Fall 2020

Let Me Tell You a Story

Author
Antonio Oposa Jr.
Abstract

I’ve spent my time caring for the Life-sources of Land, Air, and Waters–the LAW of Life. It began by being touched by the Sea and the story of my mariner grandfather. It went on to raids to fight environmental crime syndicates in the Philippines and on to the court of law. The Court is a good venue to light a STAR: to tell a Story, put the issues on the Table for orderly discussion, spark Action, and arrive at a Resolution. I founded the SEA Camp (Sea and Earth Advocates) to train children to care for the Sea and Earth and, later, founded the School of the SEA. Twice–in 2008 and in 2013–I saw the School erased by an extraordinary typhoon, a foretaste of the climate crisis. I’ve realized that when you use the law and science to change the mind, it can change tomorrow. But when you change the heart, it is forever. In the midst of the ongoing climate and COVID-19 crises, I believe that we can change the story of the world if we change the storyline. “The seeds of goodness live in the soil of appreciation for goodness.”

Antonio Oposa Jr. is one of Asia’s leading voices in the arena of environmental law. Fighting to protect the Philippines’ natural patrimony, he has initiated landmark cases to protect the country’s remaining virgin tropical forests and clean up Manila Bay. He has also organized and led enforcement operations against environmental criminals. As a founder of SEA Camp (Sea and Earth Advocates), an experiential learning center, he has trained thousands of children, teachers, government officials, fishermen, law enforcement officers, lawyers, and citizens for sustainable living.

Do you know this good-looking gentleman? Is he a military man? An actor? You probably don’t. He was my grandfather. He was a merchant mariner, one of the first in my country, the Philippines. He was a rich man and I grew up with him. He treated me like a son.

Young and handsome Filipino mariner

At eighty, he passed on. A day after he was buried, his lawyer called me and requested that I visit his office. There he told me that my grandfather left me an inheritance of about $10 million.

What does a sophomore law student do with that kind of money? I deposited it in the bank. The day after, I withdrew $2 million. I took my friends out drinking, carousing, and gambling. In a few hours, $2 million was gone. The next day, and for three more days after that, I did the same thing: withdrew $2 million, went drinking, partying, and gambling. On the sixth day, I had only about $100,000 left.

What took my grandfather eighty years to save, I squandered in less than a week. As if that is not bad enough, I went to my accountant and instructed him to list all my expenses and losses as revenue and profit. I also told him I was making good progress in my quest for mature development.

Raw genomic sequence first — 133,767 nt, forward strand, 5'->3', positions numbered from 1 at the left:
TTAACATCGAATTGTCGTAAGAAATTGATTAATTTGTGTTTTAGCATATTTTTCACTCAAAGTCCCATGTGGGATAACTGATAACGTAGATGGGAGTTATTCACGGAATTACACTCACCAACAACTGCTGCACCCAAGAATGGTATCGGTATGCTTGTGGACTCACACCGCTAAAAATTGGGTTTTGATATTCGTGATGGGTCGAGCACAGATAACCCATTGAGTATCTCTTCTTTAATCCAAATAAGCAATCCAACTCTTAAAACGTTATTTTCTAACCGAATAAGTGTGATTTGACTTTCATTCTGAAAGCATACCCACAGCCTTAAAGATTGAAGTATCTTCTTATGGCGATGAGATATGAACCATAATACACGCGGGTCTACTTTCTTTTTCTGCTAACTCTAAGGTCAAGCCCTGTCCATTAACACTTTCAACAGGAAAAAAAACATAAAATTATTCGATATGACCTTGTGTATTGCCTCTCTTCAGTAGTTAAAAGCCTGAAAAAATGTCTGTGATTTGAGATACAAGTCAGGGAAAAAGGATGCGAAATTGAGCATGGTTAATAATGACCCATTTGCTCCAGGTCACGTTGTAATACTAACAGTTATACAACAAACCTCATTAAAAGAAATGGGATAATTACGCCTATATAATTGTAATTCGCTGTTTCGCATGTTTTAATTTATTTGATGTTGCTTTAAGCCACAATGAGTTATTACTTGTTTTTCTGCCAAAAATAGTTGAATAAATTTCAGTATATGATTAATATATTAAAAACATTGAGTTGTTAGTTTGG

Is that correct?

Are we not doing the same thing to the Earth? The Earth took 4.5 billion years to become what it is. It is the only planet known to contain Life and the sources of Life: the Land, Air, and Waters (LAW) of Life. The animal Homo sapiens, in its present shape and form, has been here only for the last one hundred thousand years or so, literally a blink of the eyes of Grandfather Time.

About two hundred years ago, the industrial revolution began the era of mindless consumption: We started to use Earth’s Life-sources faster than they could replenish. We cut down trees that took all of time to grow, sell them off as lumber, and count them as revenue. We scoop out the Seas to eat fish by the millions of tons, fish that were here long before us. In a matter of hours, we dig out carbon that formed over one hundred million years, and burn it as coal, oil, and gas. In a matter of minutes, we burn them to run our cars and light our homes, belching out poisonous gases into the very Air that we breathe. We take out so much from the Earth, use it for a while, and then throw it away as “waste.” We call it progress and development.

And we dare to call ourselves “wise.” Homo sapiens.

Oh, the story of my grandfather? It is only a story. The best stories are those that blend fact, fiction, and fantasy. The fact is that he was my grandfather. He was a merchant mariner and I grew up with him. The fiction is that he was very rich. The fantasy is that he left me a big inheritance that I squandered in a few days.

But, again, is this not the fantasy world we are living in? What took the Earth 4.5 billion years to form, we burn in a blink of an eye. And what remains we throw away as solid, liquid, and gaseous wastes. And then we call it a “contribution to GDP,” that modern measure of “economic progress.”

The textbook definition of the word economic is the “efficient use of scarce resources.” Is waste good economics? What is the meaning of GDP? Gross domestic product? Or great disaster for the planet?

. . . 

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